Think of the tearoom bigot who, once upon a time, could voice old-fashioned sexism or racism without challenge. These days, he (schooled by Andrew Bolt and the like) moans about political correctness when, for the first time, a workmate answers back. In that scenario, he’s objecting to someone else exercising a privilege that previously he’d monopolised. He’s complaining, in other words, about freedom rather than censorship: upset that someone who’d once mutely endured bullying now feels able to say, ‘Actually, I don’t like it when you call me that name.’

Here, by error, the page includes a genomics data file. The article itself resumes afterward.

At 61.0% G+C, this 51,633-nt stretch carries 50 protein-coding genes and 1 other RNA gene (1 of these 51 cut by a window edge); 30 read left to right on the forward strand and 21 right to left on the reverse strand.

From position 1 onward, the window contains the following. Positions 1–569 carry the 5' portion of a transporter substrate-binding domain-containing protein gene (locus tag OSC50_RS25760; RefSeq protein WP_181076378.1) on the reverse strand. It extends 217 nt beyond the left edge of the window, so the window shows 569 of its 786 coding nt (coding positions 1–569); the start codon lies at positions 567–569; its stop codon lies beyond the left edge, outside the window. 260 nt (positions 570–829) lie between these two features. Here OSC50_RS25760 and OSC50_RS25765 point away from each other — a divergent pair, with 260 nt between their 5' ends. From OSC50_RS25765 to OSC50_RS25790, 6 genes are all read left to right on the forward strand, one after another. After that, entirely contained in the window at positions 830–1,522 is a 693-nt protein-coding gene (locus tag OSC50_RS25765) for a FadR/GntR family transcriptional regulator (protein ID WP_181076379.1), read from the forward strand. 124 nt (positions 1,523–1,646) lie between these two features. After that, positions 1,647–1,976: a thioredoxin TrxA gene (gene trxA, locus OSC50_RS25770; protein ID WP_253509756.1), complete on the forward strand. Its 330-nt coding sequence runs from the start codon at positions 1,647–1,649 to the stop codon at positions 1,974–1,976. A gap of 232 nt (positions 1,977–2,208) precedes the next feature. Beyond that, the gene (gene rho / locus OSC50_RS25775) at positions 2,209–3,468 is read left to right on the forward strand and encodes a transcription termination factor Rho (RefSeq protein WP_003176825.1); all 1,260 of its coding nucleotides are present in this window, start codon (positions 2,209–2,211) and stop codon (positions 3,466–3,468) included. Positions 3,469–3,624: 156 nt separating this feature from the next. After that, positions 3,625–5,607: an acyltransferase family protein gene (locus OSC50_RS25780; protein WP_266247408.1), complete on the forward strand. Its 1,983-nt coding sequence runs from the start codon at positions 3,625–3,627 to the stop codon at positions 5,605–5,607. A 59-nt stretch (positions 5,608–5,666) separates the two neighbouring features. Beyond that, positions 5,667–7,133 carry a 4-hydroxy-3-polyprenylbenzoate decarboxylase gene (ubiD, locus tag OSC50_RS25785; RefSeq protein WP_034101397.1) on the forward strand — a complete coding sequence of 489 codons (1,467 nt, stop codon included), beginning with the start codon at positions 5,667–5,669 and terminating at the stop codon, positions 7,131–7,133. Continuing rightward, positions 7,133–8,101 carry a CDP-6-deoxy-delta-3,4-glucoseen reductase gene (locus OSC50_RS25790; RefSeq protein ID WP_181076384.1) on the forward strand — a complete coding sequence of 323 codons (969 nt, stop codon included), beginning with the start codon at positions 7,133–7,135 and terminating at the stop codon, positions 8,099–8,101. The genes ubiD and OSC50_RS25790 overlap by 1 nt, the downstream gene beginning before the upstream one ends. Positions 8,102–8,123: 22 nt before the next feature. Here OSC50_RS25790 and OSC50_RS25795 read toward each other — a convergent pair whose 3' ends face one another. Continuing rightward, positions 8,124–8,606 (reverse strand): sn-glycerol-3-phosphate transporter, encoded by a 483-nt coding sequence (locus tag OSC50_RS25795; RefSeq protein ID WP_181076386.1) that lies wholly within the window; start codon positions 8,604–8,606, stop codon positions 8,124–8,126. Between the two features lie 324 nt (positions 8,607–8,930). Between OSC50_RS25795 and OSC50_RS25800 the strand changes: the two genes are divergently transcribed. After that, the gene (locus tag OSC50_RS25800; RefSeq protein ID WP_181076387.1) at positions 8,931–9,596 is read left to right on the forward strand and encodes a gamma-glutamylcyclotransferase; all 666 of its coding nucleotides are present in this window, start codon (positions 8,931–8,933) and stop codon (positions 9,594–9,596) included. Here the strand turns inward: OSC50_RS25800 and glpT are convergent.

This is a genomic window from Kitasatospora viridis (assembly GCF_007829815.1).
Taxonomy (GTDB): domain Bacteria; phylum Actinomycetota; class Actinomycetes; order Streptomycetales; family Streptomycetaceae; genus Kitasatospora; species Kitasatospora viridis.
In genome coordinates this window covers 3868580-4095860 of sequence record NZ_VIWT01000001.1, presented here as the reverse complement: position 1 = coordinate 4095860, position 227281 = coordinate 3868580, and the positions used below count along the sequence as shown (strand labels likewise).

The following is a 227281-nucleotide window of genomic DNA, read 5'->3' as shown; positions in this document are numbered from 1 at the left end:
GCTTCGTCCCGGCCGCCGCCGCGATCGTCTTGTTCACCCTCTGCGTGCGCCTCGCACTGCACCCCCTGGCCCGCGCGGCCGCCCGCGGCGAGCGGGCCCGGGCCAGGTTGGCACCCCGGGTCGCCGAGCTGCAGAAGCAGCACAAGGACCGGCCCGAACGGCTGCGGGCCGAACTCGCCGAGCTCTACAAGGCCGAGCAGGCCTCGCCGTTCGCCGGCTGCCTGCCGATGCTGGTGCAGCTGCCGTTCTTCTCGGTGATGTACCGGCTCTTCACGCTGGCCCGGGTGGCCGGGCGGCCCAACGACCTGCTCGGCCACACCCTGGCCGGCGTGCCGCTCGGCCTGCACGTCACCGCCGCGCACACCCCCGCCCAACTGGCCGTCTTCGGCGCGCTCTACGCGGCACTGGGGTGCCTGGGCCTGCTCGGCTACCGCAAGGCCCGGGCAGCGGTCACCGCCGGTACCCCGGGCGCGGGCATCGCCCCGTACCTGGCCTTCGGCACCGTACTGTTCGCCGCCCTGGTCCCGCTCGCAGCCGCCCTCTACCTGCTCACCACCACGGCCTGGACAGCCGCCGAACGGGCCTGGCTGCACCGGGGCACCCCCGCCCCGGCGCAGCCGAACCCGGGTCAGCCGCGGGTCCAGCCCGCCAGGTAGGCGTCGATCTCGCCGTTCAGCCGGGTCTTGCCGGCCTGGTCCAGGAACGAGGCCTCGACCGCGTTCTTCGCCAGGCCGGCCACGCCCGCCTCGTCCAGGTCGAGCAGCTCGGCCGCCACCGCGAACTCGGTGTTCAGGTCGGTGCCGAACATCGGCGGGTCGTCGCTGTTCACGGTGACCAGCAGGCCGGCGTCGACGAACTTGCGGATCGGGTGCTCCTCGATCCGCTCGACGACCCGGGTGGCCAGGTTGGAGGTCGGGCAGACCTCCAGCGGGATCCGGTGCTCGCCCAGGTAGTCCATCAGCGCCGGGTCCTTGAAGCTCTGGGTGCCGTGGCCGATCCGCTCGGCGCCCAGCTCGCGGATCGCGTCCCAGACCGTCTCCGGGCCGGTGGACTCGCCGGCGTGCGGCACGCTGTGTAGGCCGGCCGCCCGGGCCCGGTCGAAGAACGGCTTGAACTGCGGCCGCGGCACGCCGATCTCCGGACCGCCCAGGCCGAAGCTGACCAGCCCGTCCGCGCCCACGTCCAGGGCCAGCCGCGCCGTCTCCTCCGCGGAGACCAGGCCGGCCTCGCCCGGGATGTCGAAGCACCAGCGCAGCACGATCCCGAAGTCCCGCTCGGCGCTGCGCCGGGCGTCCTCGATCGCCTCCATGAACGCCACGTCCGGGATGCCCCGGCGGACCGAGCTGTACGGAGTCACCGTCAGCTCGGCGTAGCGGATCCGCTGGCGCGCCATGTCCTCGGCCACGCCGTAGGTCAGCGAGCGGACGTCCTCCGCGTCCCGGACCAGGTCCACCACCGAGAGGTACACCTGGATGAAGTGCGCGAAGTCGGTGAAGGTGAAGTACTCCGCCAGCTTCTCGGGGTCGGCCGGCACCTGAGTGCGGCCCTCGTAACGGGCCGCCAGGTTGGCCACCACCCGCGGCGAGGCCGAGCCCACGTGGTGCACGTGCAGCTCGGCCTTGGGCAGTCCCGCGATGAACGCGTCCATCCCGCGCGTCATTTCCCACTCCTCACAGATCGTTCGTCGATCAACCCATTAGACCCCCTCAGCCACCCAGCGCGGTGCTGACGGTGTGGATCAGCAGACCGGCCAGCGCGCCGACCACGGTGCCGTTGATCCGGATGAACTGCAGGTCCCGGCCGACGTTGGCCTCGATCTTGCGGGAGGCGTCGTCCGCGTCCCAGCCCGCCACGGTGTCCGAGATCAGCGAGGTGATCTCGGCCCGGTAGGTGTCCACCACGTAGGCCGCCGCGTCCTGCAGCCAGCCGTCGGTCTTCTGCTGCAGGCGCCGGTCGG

While it might be uncomfortable to be thus challenged, it’s scarcely censorship. It’s still not censorship if the one-time bully thereafter feels constrained about voicing certain opinions because he realises other will think less of him if he does.
A huge proportion of the examples of what the right-wing culture warriors call political correctness fall into this category. It’s not censorship when readers disagree with a newspaper columnist, even if they call her a bigot while doing so. It’s not censorship when students mount a petition objecting to a visiting lecturer. It’s not censorship when activists rally against a far right group.
These are, on the contrary, textbook examples of free speech – and yet they’re routinely trotted out as evidence of left-wing PC censoriousness.
Jeff Sparrow on political correctness.